This is a case about interest rate forecasting.
On the first page it mentions Wally, who when facing falling sales, sees a memo from his boss.
She is concerned (see next page) about the declining operating margin from 14 percent to 10 percent. She has asked Wally for yield curve data showing the stability of interest rates over the past few years, the stability of current prices, and inflation rates. She also wishes to evaluate whether Babes should issue debt.
Towards the bottom of the page she states, I think we can currently issue 3-year bonds priced to yield 6.4 percent, 5-year bonds priced to yield 7.3 percent, and 10-year bonds priced to yield 8.4 percent.
See the next page, 792. We are just reading through the case at this point. This is the information you need to forecast interest rates.
See Table 1. Treasury securities are issued by the government, they are called Treasury securities. There are 3 periods of information for August 1991, August 1992, November 1992.
They have varying maturities, meaning they come due in 3 months, 6 months, etc. You notice that yields (returns) rise with maturity, which is what you would expect. If you were tying your money in an investment for a long period of time, your yield would be higher than it would be for a short period of time.
Table 2 includes information about corporate bonds, see the section on Default risk premia.
Corporate bonds may default, if debt is issued by a firm, the firm may not pay the debt, the risk of nonpayment is a percentage that is added to the return.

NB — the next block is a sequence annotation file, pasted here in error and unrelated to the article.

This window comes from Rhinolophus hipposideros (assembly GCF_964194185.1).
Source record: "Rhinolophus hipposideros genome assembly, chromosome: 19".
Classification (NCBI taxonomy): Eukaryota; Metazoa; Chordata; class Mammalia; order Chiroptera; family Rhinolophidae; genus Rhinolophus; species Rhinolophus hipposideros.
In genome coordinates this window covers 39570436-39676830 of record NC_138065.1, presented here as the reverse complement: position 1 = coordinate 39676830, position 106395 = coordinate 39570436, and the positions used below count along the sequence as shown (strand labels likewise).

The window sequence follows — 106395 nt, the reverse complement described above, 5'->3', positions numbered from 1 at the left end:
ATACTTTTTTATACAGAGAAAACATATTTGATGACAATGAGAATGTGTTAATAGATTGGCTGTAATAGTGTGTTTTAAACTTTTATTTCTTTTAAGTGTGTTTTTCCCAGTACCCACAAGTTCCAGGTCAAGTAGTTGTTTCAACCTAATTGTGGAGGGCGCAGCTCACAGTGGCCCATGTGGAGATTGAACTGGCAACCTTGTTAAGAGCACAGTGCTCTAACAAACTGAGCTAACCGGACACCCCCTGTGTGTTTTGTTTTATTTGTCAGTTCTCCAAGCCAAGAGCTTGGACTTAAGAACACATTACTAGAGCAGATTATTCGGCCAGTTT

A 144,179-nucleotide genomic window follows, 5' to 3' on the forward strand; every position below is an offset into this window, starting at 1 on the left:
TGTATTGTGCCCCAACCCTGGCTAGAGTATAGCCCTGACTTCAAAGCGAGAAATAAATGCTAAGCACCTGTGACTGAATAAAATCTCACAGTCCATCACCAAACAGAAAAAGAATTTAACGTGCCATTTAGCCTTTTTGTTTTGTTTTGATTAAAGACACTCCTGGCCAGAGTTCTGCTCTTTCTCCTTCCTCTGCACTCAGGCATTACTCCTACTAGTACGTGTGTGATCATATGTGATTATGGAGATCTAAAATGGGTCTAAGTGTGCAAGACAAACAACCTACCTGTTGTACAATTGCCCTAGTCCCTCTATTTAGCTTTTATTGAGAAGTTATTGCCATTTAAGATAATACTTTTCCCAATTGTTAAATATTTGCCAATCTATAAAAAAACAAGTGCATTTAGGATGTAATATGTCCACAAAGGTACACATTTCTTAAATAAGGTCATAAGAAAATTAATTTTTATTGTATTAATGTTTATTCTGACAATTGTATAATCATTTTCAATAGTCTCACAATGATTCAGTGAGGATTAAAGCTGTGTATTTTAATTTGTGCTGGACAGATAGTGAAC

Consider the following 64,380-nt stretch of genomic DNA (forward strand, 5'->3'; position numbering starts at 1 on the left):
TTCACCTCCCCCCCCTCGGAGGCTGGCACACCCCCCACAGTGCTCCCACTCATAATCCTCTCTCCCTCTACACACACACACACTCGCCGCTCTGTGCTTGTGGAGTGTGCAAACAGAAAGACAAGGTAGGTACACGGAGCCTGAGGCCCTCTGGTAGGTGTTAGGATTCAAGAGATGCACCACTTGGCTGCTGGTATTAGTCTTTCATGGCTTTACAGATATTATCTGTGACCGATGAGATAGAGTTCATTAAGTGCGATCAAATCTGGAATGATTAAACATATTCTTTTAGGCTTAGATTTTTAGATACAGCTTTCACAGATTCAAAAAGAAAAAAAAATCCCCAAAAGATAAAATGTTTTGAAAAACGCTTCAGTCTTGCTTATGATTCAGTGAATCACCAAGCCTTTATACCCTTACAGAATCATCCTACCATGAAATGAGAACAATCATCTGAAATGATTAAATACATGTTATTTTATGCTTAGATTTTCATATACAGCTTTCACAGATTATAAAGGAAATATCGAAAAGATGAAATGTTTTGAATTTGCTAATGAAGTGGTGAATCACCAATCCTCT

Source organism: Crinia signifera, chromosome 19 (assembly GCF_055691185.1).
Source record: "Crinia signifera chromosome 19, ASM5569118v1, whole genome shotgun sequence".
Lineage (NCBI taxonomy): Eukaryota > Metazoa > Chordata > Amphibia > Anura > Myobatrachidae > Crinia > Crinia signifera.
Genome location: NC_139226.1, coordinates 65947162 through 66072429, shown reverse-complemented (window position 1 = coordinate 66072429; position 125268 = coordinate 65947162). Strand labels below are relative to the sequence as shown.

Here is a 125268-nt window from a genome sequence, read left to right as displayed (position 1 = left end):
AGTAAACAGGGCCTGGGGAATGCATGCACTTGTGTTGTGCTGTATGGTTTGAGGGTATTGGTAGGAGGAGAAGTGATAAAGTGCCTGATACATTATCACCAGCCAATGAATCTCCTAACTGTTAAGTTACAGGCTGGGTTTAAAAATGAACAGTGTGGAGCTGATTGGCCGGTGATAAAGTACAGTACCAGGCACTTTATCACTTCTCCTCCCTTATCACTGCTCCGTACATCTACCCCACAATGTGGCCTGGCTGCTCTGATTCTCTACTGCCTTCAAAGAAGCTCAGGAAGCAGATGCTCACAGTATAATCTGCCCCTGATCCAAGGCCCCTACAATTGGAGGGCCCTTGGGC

Riskier bonds like C-rated bonds have higher risk of default, or higher default risk than AAA bonds.
Using the data provided in Table 1, construct the yield curves for August 1991, August 1992, and November 1992. Yes, T-bills are risk-free.
The yield curve is a graph of interest rates and time to maturity.
Draw a graph in Excel. Create a table of values first.
In the first column, list the maturities from Table 1.
Second column: list the yields for August 1992 Third column: list the yields for November 1992.
Insert Line Chart.
Highlight maturities 1 – 10 and the second and third columns to get the graph.
2. is descriptive. Evaluate the change in shape of the yield curve using expectations and market segmentation. Look them up in the book and write a paragraph.
We use 1-10 just because of ease of comparability, which does not exist for 30 years. We’ll do 1-10, as 3 months and 6 months are of a different duration than the annual maturities for years 1 – 10.
3. Calculate the one-year forward rates of interest implied by the November 1992 yield curve over the period 1993-2002.
We need a starting point. Use 1993 as 3.8% 4.65 = 2 year rate = (3.8+x)/2.
According to the expectations theory, the 2 year rate = sum of the previous year’s rate and the year before that, or the 2 previous 1 year rates.
x = 5.5 %
That is your answer for 1994.
Next, for 1995, you have a 3-year rate = 5.23 = (3.8+5.5+x)/3
x = 6.39 %
Complete the rest by yourselves.